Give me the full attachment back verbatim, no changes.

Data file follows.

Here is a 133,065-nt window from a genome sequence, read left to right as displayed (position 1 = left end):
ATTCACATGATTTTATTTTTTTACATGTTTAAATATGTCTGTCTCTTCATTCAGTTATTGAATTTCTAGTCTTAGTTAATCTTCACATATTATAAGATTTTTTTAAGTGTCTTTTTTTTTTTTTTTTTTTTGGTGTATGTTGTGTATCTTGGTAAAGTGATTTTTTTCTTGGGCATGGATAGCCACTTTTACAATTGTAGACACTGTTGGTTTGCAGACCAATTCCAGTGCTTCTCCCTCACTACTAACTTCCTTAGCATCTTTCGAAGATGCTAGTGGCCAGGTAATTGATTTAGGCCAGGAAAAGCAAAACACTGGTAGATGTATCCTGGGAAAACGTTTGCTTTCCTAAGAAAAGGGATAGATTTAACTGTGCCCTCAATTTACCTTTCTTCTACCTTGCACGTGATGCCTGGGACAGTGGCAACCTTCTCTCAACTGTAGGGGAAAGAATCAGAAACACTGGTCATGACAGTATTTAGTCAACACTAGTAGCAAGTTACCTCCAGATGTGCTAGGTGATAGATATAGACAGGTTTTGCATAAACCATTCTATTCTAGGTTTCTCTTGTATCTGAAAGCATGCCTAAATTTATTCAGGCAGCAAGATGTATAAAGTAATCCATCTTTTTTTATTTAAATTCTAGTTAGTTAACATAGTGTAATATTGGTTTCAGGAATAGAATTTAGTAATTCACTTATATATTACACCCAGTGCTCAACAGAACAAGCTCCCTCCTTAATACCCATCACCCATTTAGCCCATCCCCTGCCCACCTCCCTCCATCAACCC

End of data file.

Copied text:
Here is a 133,065-nt window from a genome sequence, read left to right as displayed (position 1 = left end):
ATTCACATGATTTTATTTTTTTACATGTTTAAATATGTCTGTCTCTTCATTCAGTTATTGAATTTCTAGTCTTAGTTAATCTTCACATATTATAAGATTTTTTTAAGTGTCTTTTTTTTTTTTTTTTTTTTGGTGTATGTTGTGTATCTTGGTAAAGTGATTTTTTTCTTGGGCATGGATAGCCACTTTTACAATTGTAGACACTGTTGGTTTGCAGACCAATTCCAGTGCTTCTCCCTCACTACTAACTTCCTTAGCATCTTTCGAAGATGCTAGTGGCCAGGTAATTGATTTAGGCCAGGAAAAGCAAAACACTGGTAGATGTATCCTGGGAAAACGTTTGCTTTCCTAAGAAAAGGGATAGATTTAACTGTGCCCTCAATTTACCTTTCTTCTACCTTGCACGTGATGCCTGGGACAGTGGCAACCTTCTCTCAACTGTAGGGGAAAGAATCAGAAACACTGGTCATGACAGTATTTAGTCAACACTAGTAGCAAGTTACCTCCAGATGTGCTAGGTGATAGATATAGACAGGTTTTGCATAAACCATTCTATTCTAGGTTTCTCTTGTATCTGAAAGCATGCCTAAATTTATTCAGGCAGCAAGATGTATAAAGTAATCCATCTTTTTTTATTTAAATTCTAGTTAGTTAACATAGTGTAATATTGGTTTCAGGAATAGAATTTAGTAATTCACTTATATATTACACCCAGTGCTCAACAGAACAAGCTCCCTCCTTAATACCCATCACCCATTTAGCCCATCCCCTGCCCACCTCCCTCCATCAACCC